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drawn for HOUSE AND HOME by Thomas Scott,
from a photograph by W. Notman, of Montreal.

IN view of the limited space at our disposal we must assume that the main features of the story of Gerald Massey's life as told up to that period by Dr. Smiles twenty-five years ago, are known to our readers.  The boy was at work in a silk-mill or at straw plaiting when be ought to have been at school.  The progress he made when he had set to work to educate himself was miraculous, and at an amazingly early age he showed the splendid stuff that was in him.  Thrown amongst "The Men of 'Forty-eight," he with voice and pen espoused the cause of the downtrodden, exhibiting a fiery courage which was approached by no contemporary in the same cause—heroic Ernest Jones probably excepted.  Amongst those with whom Massey then associated—albeit, not agreeing with them on all on all points—we may mention Thomas Cooper, W. J. Linton, Robert Cooper, Feargus O'Connor, Julian Harney, and of course Ernest Jones.  Those were "the old John Street days"—a phrase invested with affectionate meaning by the surviving veterans of political reform who were out-and-out Radicals, not to say Chartists or Red Republicans, about the year 1848.  To relate how Massey was knocked about from pillar to post, writing, editing, lecturing, and occasionally nearly starving, until his first book of poems, published by subscription, saw the light, would be to far overrun our allotted space.  It was Hepworth Dixon who "discovered" to the outside Massey's sphere the existence of the new poet.  One day Dixon, caught in a shower of rain, took shelter in a newsvendors' doorway not a hundred miles from Gray's Inn Road.  While sanding there he was attracted by the front page of a publication, the title-line of which page (designed and engraved by W. J. Linton), was represented by "an arrangement" of bayonets and daggers.  Upon that page there appeared a poem which opened thus:—

Fling out the red Banner! its fiery front under,
    Come, gather ye, gather ye, Champions of Right!
And roll round the word, with the voice of God's thunder,
    The wrongs we've to reckon, oppressions to smite.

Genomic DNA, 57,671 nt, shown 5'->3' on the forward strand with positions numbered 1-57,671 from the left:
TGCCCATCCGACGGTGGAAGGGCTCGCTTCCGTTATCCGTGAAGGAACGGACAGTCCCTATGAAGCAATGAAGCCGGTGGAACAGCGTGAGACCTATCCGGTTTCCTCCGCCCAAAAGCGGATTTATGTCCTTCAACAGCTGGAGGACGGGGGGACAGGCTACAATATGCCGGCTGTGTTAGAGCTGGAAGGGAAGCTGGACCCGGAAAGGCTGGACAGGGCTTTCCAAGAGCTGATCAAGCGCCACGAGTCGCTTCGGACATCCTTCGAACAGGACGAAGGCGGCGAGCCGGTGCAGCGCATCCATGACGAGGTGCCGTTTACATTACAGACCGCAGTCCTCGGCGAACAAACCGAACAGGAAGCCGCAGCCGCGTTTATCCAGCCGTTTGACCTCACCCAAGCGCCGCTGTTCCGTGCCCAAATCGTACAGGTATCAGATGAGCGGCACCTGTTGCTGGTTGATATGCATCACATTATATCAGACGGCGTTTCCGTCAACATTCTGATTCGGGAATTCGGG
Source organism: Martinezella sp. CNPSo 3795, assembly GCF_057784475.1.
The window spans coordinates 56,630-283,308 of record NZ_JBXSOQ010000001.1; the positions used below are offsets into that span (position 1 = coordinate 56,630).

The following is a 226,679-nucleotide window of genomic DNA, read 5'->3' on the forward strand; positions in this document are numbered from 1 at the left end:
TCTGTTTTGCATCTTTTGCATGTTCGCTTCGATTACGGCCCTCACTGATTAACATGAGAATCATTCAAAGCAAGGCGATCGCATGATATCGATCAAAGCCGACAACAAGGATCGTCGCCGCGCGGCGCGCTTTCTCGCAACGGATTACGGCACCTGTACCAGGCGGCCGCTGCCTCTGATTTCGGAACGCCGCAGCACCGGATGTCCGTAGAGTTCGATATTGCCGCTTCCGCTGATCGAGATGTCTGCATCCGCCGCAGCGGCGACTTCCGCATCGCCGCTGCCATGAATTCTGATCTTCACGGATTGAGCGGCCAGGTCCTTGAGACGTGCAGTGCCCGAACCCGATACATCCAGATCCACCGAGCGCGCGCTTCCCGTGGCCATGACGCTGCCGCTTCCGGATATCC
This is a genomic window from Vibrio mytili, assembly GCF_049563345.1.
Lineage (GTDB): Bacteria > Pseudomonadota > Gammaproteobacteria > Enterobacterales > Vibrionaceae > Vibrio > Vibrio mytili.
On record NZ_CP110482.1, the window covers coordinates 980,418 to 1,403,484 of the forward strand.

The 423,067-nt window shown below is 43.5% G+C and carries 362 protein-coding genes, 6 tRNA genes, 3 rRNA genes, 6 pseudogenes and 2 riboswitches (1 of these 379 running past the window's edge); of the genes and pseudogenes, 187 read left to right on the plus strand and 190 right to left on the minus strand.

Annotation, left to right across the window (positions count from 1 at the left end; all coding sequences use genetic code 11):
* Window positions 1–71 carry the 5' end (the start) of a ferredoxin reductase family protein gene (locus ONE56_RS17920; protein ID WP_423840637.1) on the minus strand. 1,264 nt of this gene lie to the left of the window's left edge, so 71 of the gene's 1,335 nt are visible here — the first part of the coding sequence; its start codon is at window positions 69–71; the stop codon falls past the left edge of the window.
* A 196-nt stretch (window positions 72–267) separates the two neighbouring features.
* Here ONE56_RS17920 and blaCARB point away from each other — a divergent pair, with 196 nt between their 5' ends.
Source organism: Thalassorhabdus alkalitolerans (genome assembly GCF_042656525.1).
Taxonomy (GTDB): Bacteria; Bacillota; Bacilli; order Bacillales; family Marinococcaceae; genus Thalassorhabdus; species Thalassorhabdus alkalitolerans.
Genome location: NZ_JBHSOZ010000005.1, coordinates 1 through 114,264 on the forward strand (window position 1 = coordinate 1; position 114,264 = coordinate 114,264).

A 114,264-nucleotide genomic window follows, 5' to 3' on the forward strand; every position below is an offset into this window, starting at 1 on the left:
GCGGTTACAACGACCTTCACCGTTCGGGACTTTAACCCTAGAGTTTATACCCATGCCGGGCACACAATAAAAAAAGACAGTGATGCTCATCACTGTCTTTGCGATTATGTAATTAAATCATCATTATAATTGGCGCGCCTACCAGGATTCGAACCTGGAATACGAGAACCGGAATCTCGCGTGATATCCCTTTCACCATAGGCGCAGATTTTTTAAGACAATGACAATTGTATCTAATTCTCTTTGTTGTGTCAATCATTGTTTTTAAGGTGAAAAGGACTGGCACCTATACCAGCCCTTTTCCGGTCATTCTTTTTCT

The rain ceased, and Dixon went his way with the words of the "Song of the Red Republican" ringing through his brain.  Some time afterwards he called at the Athenæum office and found amongst some books that had been recently sent in for review a volume of poems by Gerald Massey.  Turning over the leaves in a cursory manner he came upon―

Fling out the red Banner!

and paused.  He had met with that before!  Dixon pocketed the book and left Wellington Street to join Douglas Jerrold, who was at that time invalided at one of the South-coast watering places.  There was a comparison of notes over the volume, and in due course the review of Massey's poems in the Athenæum, which "made" him appeared.  Jerrold, some of our readers may remember, also gave a most enthusiastic review of the verses in Lloyd's, which people's journal he then edited.  It is deserving of note that prior to the publication of the notice in the Athenæum Massey had himself striven in vain to induce "the trade" to take his book.  At that time he was engaged as collector for one of the leading publishing firms, and was therefore brought into personal contact with members of the bookselling craft.  Indulging in a digression here, let us remark that subsequently Massey joined the staff of the Athenæum, and for several years wrote a considerable number of the reviews of poetry which appeared in that journal.  With the first batch of books that were handed to him to review, Dixon sent a brief and highly characteristic note of instructions, which deserves to be remembered.  It ran as follows: "Be just; be generous; but, if you do meet with a deadly ass, sling him up!"  It is remarkable—to complete the digression—that Massey, in his capacity as reviewer, was, long afterwards, enabled to perform for a then unknown poet a task similar to that which Dixon had so warmly carried out in his case.  It was Gerald Massey who penned the notice of Jean Ingelow's poems, which made her favourably known to the readers of the Athenæum, and therefore to the reading public all over the English-speaking world.